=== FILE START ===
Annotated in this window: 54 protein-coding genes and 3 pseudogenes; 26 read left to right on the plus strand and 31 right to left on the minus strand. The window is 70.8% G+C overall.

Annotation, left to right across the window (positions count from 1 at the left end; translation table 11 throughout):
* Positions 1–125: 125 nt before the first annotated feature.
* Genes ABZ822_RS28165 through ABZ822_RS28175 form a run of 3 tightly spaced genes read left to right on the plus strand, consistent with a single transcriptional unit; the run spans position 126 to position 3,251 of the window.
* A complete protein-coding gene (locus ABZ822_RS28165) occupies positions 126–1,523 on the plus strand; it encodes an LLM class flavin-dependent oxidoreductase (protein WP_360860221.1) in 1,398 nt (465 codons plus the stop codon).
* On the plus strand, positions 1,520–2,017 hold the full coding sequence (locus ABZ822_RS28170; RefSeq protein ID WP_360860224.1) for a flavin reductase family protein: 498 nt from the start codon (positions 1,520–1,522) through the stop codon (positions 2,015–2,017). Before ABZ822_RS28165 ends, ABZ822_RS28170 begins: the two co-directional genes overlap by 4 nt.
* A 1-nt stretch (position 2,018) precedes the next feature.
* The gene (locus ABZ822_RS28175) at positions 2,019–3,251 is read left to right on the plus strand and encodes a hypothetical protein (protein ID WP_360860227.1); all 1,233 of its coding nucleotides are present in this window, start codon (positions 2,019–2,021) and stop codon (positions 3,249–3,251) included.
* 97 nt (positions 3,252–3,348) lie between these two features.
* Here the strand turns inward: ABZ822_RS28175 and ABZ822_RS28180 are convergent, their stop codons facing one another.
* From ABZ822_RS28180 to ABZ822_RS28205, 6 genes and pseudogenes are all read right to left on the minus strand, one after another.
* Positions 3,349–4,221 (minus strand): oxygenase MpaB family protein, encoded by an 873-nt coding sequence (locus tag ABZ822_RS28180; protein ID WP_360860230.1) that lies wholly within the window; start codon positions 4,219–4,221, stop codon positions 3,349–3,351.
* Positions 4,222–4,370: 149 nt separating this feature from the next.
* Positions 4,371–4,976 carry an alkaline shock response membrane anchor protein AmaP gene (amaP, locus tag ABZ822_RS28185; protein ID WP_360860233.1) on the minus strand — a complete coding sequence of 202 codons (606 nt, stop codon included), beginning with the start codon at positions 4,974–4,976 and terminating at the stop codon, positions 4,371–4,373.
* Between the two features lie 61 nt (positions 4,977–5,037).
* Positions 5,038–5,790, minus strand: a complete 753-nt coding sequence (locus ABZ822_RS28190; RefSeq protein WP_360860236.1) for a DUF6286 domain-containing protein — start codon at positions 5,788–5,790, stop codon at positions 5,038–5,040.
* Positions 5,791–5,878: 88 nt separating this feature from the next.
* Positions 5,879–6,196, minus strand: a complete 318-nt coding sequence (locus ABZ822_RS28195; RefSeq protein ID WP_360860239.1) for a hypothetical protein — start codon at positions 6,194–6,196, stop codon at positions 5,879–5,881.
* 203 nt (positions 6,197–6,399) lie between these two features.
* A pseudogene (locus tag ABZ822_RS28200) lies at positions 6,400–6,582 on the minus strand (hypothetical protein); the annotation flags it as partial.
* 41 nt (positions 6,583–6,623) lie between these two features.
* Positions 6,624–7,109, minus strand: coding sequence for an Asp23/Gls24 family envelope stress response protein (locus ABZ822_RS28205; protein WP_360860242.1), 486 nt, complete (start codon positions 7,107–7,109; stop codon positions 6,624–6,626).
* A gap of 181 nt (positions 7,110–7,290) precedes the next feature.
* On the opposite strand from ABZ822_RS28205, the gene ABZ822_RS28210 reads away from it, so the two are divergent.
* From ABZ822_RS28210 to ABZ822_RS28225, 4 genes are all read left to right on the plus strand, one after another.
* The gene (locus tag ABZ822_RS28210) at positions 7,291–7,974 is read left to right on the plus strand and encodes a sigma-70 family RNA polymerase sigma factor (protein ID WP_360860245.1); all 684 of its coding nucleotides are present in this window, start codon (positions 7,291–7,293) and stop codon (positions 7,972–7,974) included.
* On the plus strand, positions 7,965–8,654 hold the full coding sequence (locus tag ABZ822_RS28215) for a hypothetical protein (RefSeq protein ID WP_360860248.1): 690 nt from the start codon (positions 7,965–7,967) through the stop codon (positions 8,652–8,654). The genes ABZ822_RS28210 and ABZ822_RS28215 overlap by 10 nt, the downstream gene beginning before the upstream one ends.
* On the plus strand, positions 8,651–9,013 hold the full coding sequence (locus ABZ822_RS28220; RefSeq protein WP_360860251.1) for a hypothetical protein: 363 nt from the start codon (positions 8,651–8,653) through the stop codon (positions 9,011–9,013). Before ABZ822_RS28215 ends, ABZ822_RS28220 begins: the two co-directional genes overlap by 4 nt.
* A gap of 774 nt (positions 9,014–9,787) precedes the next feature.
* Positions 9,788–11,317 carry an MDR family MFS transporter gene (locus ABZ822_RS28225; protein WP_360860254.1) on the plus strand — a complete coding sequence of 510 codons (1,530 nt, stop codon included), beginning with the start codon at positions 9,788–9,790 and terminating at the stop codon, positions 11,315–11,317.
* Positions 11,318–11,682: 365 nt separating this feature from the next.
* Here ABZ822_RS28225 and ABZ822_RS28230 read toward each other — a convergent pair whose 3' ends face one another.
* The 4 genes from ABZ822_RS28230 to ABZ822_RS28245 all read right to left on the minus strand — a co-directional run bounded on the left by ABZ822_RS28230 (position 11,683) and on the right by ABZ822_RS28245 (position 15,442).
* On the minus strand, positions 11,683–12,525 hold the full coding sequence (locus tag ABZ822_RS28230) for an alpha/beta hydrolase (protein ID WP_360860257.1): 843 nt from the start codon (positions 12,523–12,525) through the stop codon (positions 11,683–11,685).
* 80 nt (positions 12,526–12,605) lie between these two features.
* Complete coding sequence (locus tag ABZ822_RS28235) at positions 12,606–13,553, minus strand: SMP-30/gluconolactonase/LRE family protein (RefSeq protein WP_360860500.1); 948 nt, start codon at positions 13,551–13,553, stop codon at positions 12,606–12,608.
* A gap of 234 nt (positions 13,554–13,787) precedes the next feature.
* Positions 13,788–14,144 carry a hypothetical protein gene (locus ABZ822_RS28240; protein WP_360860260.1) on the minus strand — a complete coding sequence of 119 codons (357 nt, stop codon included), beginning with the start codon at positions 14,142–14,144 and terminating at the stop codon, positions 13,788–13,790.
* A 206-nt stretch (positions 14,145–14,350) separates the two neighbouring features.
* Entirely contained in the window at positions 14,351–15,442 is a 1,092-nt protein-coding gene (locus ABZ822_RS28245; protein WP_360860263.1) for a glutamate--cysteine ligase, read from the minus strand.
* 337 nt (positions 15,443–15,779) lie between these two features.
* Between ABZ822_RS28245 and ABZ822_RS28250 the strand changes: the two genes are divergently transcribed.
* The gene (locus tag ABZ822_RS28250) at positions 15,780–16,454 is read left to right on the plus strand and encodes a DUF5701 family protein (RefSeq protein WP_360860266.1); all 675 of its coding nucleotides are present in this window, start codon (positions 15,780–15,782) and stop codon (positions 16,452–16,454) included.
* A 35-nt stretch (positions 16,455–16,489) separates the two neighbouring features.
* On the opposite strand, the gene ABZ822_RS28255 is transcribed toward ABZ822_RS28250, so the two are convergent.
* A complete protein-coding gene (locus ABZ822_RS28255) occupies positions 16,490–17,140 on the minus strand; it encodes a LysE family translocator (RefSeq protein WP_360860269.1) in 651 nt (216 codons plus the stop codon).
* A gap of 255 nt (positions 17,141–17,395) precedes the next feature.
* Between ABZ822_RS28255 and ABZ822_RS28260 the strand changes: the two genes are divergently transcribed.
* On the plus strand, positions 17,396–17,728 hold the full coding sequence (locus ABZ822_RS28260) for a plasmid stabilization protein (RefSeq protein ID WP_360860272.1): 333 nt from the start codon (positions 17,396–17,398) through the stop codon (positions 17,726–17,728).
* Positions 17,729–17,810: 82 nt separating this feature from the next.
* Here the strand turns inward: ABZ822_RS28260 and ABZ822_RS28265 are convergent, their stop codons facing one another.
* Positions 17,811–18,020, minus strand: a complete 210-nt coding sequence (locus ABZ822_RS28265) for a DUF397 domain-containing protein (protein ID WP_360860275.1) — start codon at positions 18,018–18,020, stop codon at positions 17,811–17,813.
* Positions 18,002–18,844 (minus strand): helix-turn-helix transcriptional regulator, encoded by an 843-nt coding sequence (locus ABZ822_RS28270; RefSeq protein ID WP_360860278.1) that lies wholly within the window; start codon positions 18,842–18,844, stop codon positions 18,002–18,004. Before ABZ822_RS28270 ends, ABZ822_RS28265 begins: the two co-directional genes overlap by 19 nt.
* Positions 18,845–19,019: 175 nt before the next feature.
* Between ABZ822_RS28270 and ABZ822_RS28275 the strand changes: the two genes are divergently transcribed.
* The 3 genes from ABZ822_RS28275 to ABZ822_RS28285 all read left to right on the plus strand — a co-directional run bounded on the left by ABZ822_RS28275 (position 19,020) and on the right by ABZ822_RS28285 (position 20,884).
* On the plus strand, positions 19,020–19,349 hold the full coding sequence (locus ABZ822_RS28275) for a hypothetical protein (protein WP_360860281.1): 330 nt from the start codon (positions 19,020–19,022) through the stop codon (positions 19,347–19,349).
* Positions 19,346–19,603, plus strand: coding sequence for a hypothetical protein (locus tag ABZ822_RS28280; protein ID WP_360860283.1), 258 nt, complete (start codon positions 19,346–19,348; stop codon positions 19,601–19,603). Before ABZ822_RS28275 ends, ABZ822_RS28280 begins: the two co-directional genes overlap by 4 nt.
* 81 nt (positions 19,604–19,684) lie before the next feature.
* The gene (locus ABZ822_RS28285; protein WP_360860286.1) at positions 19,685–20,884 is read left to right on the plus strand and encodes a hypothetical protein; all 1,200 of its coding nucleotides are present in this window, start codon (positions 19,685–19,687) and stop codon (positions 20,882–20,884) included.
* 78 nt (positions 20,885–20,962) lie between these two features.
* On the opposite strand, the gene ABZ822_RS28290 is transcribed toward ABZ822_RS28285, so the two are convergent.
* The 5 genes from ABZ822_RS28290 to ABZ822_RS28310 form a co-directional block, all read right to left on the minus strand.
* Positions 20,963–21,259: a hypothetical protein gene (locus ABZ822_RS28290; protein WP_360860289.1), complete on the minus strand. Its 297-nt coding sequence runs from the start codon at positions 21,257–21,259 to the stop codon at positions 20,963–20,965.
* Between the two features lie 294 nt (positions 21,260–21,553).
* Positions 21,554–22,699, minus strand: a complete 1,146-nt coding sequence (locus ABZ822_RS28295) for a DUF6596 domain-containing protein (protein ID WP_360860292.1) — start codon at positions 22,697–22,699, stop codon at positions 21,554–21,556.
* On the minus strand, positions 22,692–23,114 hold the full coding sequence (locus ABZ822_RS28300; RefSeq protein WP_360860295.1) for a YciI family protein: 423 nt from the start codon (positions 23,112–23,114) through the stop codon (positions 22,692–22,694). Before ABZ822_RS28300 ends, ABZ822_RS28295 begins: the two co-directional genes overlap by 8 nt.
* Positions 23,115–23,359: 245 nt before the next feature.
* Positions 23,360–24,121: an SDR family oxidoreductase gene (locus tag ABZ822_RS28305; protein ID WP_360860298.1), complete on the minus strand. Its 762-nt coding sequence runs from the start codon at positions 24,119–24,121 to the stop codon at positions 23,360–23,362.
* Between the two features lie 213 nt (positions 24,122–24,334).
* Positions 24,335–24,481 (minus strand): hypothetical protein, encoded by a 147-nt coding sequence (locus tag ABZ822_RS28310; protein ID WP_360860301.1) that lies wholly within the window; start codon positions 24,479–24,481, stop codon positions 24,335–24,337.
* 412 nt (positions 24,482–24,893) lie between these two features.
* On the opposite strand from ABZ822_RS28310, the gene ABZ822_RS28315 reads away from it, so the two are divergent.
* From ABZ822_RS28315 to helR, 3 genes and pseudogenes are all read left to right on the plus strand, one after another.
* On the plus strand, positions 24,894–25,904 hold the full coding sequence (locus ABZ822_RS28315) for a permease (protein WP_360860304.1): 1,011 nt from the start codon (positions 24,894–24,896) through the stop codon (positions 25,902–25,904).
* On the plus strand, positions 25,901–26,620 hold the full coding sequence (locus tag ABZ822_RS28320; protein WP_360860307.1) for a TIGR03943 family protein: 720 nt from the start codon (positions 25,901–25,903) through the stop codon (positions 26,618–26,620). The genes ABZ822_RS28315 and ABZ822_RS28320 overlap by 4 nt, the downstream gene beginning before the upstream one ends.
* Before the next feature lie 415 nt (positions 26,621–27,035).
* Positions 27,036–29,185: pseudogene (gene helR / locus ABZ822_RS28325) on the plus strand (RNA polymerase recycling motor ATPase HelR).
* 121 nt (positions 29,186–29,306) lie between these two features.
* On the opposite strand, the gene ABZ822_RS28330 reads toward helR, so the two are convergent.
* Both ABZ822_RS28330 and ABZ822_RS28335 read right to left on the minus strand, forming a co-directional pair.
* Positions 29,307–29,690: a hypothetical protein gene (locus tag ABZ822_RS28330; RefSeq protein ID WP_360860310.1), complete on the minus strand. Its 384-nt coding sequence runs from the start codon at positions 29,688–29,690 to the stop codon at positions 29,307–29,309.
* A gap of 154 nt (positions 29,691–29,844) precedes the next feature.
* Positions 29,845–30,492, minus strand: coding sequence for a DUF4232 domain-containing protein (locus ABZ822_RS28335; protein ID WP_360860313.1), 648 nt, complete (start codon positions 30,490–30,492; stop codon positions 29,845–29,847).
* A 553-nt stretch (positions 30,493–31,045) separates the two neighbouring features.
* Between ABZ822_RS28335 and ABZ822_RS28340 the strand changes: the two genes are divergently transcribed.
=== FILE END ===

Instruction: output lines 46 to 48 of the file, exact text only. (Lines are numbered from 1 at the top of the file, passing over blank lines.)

* A complete protein-coding gene (locus ABZ822_RS28255) occupies positions 16,490–17,140 on the minus strand; it encodes a LysE family translocator (RefSeq protein WP_360860269.1) in 651 nt (216 codons plus the stop codon).
* A gap of 255 nt (positions 17,141–17,395) precedes the next feature.
* Between ABZ822_RS28255 and ABZ822_RS28260 the strand changes: the two genes are divergently transcribed.